At the age of 64 Diana Nyad has just completed a 110 mile Labor Day weekend swim from Havana, Cuba to Key Wes, Florida, the first person to do so without a shark cage, an extraordinary achievement at any age, especially for someone who will become a senior citizen in less than a year. Nearly fifty three hours after beginning her trek, spectators waded into waist deep water to greet her arrival. She responded to the crowd by stating, “We should never, ever give up…you're never too old to chase your dream.”
Nyad's first major long distance swim was in 1975, 28 miles around the island of Manhattan which she finished in less than eight hours. Four years later she upped the distance to 102 miles from the Bimini in the Bahamas, to Juno Beach, Florida, which she completed in 27 ½ hours.
This was Nyad's fifth attempt at attempting the crossing Her first try in 1978 was within a shark cage, but eight foot swells kept battering her against the walls of the cage. Other attempts were foiled by Portuguese man of war stings and lighting strikes. This time she wore a full body suit for protection against jelly fish.
Memory Molecule Linked to Senior Moments
If you seem to be forgetting more as you age, a shortage of the forgettably named protein RbAp48 may be to blame. More importantly, adding this protein can reverse memory loss, at least in mice as reported in the current issue of Science Translational Medicine.
Columbia University neurologist Scott Small, one of the study's authors, along Nobel Laureate Eric Kandel discovered the protein while doing autopsies on brains of eight people from 33 to 88. The researchers examined the hippocampus, a part of the brain involved in forming, organizing and storing memory. The scientists looked for molecular changes in the brain as people aged and found that a protein, RbAp48, diminished over time.
To show that the molecule was responsible for memory loss, the scientists found a way to reduce the level in young mice. "What was remarkable is that if you just manipulate this one molecule in this particular area of the brain, you now have a young mouse that looks very much like an old mouse," Small said.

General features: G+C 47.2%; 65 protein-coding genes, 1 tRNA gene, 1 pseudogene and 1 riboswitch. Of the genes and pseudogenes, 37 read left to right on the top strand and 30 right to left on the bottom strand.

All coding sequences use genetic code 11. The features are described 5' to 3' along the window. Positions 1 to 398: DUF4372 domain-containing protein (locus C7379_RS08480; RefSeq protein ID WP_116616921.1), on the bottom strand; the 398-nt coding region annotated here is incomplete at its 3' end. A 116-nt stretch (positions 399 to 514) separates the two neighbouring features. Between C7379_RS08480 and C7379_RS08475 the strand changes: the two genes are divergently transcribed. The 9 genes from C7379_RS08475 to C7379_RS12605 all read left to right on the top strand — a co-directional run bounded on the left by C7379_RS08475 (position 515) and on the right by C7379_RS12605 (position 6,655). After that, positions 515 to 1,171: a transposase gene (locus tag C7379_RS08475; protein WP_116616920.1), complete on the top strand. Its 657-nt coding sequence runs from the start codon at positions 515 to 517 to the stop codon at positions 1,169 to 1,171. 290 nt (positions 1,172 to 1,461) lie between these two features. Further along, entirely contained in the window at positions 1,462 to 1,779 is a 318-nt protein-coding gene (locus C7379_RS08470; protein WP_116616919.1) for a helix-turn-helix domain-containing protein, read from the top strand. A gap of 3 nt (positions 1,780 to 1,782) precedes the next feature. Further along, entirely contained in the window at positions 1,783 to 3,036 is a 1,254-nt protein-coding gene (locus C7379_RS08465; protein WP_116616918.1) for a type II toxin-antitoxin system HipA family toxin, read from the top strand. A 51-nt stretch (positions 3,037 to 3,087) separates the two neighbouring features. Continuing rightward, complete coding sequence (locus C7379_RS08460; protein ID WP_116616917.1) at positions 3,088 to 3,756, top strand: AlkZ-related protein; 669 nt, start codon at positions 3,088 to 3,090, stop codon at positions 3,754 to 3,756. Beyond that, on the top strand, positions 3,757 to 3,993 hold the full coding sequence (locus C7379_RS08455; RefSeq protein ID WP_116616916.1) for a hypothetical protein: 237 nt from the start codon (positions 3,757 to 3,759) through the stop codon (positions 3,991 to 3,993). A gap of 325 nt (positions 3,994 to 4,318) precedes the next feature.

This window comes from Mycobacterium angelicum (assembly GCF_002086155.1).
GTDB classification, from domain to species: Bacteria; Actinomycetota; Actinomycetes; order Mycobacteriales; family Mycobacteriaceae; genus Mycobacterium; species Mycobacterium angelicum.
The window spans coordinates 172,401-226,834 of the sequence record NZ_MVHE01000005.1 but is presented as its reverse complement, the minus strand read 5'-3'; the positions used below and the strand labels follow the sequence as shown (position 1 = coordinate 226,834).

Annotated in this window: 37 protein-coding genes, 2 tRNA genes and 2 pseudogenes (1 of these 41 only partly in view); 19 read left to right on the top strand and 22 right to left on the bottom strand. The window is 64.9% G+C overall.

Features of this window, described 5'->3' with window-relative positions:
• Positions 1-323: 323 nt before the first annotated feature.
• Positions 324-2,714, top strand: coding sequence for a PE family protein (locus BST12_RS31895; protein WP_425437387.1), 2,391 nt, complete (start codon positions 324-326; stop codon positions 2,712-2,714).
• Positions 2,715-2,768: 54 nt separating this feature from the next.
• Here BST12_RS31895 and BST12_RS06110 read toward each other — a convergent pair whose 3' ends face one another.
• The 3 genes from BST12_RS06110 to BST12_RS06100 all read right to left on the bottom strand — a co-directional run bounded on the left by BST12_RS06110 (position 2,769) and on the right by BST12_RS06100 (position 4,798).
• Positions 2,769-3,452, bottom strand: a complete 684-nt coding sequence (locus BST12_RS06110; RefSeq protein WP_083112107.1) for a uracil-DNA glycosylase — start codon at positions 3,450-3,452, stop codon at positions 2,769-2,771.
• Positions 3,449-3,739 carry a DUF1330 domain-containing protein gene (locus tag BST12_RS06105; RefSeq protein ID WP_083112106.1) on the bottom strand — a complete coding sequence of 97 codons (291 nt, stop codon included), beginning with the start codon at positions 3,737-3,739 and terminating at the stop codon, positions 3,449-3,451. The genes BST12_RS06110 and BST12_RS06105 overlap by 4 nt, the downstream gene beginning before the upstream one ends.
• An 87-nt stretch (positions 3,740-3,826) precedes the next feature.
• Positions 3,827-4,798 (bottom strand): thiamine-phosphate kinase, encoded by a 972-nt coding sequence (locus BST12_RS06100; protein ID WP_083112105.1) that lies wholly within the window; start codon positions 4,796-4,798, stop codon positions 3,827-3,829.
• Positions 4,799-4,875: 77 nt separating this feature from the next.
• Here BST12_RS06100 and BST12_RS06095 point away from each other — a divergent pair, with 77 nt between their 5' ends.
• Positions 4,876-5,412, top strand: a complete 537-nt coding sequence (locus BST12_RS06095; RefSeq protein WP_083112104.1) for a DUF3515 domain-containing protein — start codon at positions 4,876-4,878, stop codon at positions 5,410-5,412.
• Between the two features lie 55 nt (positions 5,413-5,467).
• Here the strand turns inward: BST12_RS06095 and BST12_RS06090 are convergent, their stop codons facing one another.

These young mice developed difficulty in remembering how they had successfully navigated a maze. To prove that this molecule was responsible for the changes, researchers then boosted levels of RbAp48 in old mice that had faulty memory. "Their ability to detect novel objects went back to the way a young mouse is able to perform that task," Small said.
The study offers hope that someday humans will be able to restore their own RbAp48. It must be noted that this effect is separate from any memory loss caused by Alzheimer’s disease, but discovery of this protein does offer hope to those of us who habitually forget where we leave our car keys.
People who suffer from depression past the age of 50 are at double the risk of developing dementia from either Alzheimer's Disease or transient ischemic attacks, miniature strokes. The conclusion was published in the July 1 issue of the British Journal of Psychiatry and arose from from a meta-analysis of 23 earlier studies. Meryl A. Butters, PhD, Associate Professor of Psychiatry at the University of Pittsburgh, was the lead author of the study. She wasn’t sure why there was a link. She speculated that it might be due to production of the stress hormone cortisol creating an adverse effect on the hippocampus and its memories. “It just so happens that the hippocampus has lots of cortisol receptors," Butters said. "So it may be that if you have high levels of cortisol circulating for long periods of time, they can sort of burn out, for lack of a better term, and die and then the hippocampus shrinks."
A recent study of 17,478 people shows that following a Mediterranean diet can reduced cognitive decline by as much as 19 percent,. "Since there are no definitive treatments for most dementing illnesses, modifiable activities, such as diet, that may delay the onset of symptoms of dementia are very important," said Georgios Tsivgoulis, MD, the study’s lead author with the University of Alabama at Birmingham and the University of Athens, Greece.
The study was published in the April 30 issue of Neurology. The researchers examined dietary information from study participants with an average age of 64. Over the course of 4 years, the subjects were given thinking and memory. Seven percent of the participants developed cognitive impairments, but those adhering to a Mediterranean diet rich in omega-3 fatty acids with nuts fresh fruits and vegetables with less saturated fat did significantly better than other participants.
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fMouse photo by Aneczka Bazant, Depression by Julia Freeman-Woolpert, Greek salad by Logis